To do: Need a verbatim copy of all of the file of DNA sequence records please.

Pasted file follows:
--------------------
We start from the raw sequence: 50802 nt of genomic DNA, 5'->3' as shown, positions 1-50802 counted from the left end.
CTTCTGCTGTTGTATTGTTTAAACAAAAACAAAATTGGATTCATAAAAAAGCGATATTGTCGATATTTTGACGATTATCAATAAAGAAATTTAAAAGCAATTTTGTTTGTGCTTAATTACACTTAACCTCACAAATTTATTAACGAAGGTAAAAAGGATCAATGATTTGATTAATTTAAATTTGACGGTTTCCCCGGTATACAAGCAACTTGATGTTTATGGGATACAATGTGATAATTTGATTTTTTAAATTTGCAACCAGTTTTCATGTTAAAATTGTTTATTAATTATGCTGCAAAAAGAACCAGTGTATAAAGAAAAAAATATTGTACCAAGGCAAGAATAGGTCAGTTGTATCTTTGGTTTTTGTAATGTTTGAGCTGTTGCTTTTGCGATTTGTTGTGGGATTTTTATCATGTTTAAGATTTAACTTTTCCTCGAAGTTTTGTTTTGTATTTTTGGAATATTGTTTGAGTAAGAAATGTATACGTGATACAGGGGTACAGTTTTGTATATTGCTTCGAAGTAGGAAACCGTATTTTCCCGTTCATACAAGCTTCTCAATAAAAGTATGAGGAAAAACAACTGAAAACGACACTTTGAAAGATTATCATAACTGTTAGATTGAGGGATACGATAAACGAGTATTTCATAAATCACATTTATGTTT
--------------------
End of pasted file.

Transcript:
We start from the raw sequence: 50802 nt of genomic DNA, 5'->3' as shown, positions 1-50802 counted from the left end.
CTTCTGCTGTTGTATTGTTTAAACAAAAACAAAATTGGATTCATAAAAAAGCGATATTGTCGATATTTTGACGATTATCAATAAAGAAATTTAAAAGCAATTTTGTTTGTGCTTAATTACACTTAACCTCACAAATTTATTAACGAAGGTAAAAAGGATCAATGATTTGATTAATTTAAATTTGACGGTTTCCCCGGTATACAAGCAACTTGATGTTTATGGGATACAATGTGATAATTTGATTTTTTAAATTTGCAACCAGTTTTCATGTTAAAATTGTTTATTAATTATGCTGCAAAAAGAACCAGTGTATAAAGAAAAAAATATTGTACCAAGGCAAGAATAGGTCAGTTGTATCTTTGGTTTTTGTAATGTTTGAGCTGTTGCTTTTGCGATTTGTTGTGGGATTTTTATCATGTTTAAGATTTAACTTTTCCTCGAAGTTTTGTTTTGTATTTTTGGAATATTGTTTGAGTAAGAAATGTATACGTGATACAGGGGTACAGTTTTGTATATTGCTTCGAAGTAGGAAACCGTATTTTCCCGTTCATACAAGCTTCTCAATAAAAGTATGAGGAAAAACAACTGAAAACGACACTTTGAAAGATTATCATAACTGTTAGATTGAGGGATACGATAAACGAGTATTTCATAAATCACATTTATGTTT